A team from the Omaha District of the U.S. Army Corps of Engineers is working with the Department of the Army and the Department of Public Works at Fort Carson to quietly turn the post into one of the �greenest places on earth.�

Since 2007, more than 70 new buildings have been programmed for construction at Fort Carson. Currently, 12 of those projects have resulted in 26 buildings achieving the U.S. Green Building Council’s LEED certification: 13 have achieved LEED Gold and another 13 are LEED Silver. Those 26 buildings make Fort Carson one of the highest-concentrated areas of LEED-certified buildings in the country.

An additional 50 buildings are part of 30 projects presently pursuing LEED certification. The facilities are at various stages of the certification process, including design, under construction and awaiting certification.

Previous projects used the Army’s Sustainable Project Rating Tool, or SPiRiT, which offered a checklist, strategies and scores to help Army installations rate themselves on their demonstrated abilities to create and maintain sustainable facilities as well as plan improvements to those processes. In 2002 the Corps successfully adopted SPiRiT for designing military facilities.

These initiatives took a “whole-building” perspective toward preserving the environment and improving facility life-cycle management. It also integrated environmentally responsible practices into the facility-delivery process from its design stages. In 2006, the Army began a transition from SPiRiT to the LEED system, with all buildings built for the Army required to be at least LEED Silver.

At the same time these initiatives were taking place, Fort Carson was undergoing a transition of its own. An entire combat brigade was scheduled to relocate there from Fort Hood, Texas.

Foreseeing the potential impacts of implementing LEED on several construction projects led the district to step back and look at the ramifications.

“We took the time to get LEED training so that we understood the philosophy and the processes associated with the new LEED requirements,” said Matt Ellis, U.S. Army Corps of Engineers resident engineer for the re-stationing workload surge. “When you boil it down, it really is something that we, as stewards of the earth’s resources, should have always been doing. It is all about doing what is smart and aiming to be less wasteful.”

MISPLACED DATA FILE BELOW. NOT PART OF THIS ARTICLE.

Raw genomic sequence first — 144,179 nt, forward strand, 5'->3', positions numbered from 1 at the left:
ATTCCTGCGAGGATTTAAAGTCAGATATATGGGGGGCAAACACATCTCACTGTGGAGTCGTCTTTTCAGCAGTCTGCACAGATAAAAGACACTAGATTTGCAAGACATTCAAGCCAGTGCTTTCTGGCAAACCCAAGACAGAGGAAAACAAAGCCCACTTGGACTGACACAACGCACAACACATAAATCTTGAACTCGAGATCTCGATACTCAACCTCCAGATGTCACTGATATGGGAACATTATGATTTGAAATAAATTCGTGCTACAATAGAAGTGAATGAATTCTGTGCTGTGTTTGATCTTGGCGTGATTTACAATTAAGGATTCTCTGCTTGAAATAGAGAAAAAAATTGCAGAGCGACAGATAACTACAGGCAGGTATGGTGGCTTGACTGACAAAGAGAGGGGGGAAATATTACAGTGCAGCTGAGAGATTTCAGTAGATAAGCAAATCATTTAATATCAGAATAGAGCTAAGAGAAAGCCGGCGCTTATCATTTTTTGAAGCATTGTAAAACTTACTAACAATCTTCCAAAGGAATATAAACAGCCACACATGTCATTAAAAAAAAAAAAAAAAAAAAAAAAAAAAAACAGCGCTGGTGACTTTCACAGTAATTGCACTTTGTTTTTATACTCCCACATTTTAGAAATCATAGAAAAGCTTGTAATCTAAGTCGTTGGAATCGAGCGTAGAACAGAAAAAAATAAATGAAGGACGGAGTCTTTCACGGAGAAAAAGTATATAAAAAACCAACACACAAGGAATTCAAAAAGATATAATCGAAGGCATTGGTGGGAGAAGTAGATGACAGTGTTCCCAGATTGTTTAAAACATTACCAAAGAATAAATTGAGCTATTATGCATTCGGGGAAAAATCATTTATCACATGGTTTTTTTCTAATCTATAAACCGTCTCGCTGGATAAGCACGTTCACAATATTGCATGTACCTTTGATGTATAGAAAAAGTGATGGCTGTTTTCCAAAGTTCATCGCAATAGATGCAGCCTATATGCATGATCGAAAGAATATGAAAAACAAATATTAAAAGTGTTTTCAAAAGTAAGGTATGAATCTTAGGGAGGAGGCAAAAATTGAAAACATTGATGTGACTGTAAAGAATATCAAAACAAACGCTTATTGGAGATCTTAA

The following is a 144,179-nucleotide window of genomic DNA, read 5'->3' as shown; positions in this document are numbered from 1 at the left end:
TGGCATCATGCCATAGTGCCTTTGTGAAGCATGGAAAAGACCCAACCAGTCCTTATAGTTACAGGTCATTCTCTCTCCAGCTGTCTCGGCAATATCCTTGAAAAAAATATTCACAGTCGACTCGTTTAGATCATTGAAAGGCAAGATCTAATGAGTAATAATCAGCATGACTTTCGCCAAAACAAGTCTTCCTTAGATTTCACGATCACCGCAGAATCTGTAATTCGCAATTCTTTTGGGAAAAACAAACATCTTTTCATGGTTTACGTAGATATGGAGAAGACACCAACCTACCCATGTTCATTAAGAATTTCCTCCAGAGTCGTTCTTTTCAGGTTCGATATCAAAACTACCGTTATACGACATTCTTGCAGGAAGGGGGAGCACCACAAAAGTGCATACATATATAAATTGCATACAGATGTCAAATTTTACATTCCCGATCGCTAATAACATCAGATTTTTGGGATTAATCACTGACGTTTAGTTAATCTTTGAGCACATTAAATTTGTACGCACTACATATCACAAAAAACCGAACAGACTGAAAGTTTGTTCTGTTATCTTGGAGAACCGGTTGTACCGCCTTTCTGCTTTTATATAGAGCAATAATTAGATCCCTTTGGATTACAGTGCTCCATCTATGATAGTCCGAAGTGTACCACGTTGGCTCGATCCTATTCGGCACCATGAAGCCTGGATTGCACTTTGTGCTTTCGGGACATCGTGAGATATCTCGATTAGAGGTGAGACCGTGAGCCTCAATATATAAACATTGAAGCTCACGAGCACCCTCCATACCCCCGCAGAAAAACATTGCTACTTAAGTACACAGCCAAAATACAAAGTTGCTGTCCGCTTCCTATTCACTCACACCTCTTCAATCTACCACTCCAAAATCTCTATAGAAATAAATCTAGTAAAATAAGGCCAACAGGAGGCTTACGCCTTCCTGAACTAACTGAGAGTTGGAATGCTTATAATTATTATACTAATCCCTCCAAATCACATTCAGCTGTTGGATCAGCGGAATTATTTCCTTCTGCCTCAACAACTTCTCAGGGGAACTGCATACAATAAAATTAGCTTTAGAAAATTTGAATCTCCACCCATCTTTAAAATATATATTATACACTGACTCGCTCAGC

Corps project engineer Cambrey Torres agreed. “The LEED process is something that requires a change of habit,” Torres said. “It is a change in the overall mindset for designers, contractors, the military and, ultimately, the end-user.”

According to Ellis, the performance-based design-build contracting method used in this fast-paced environment to meet project critical need dates is ideal for constructing facilities to meet LEED standards because the contracts have flexibility for implementing solutions. Whether the goal is achieving energy efficiency or identifying sustainable solutions like procuring recycled or locally produced materials, the process encourages teamwork and collaboration.

“When we recognized that simply changing the orientation of the Battalion Brigade Headquarters Building would improve its available daylight, the project team sat down to figure out how to make it work,” Ellis said. The BBHQ became the first LEED-Gold certified facility for the Army.

According to Torres, designing a building to be energy efficient is only one step.

“Sometimes in our efforts to achieve standardized facility designs or meet the requirements of Force Protection standoff zones, our efforts to achieve energy efficiency and sustainability are stunted,” Torres said.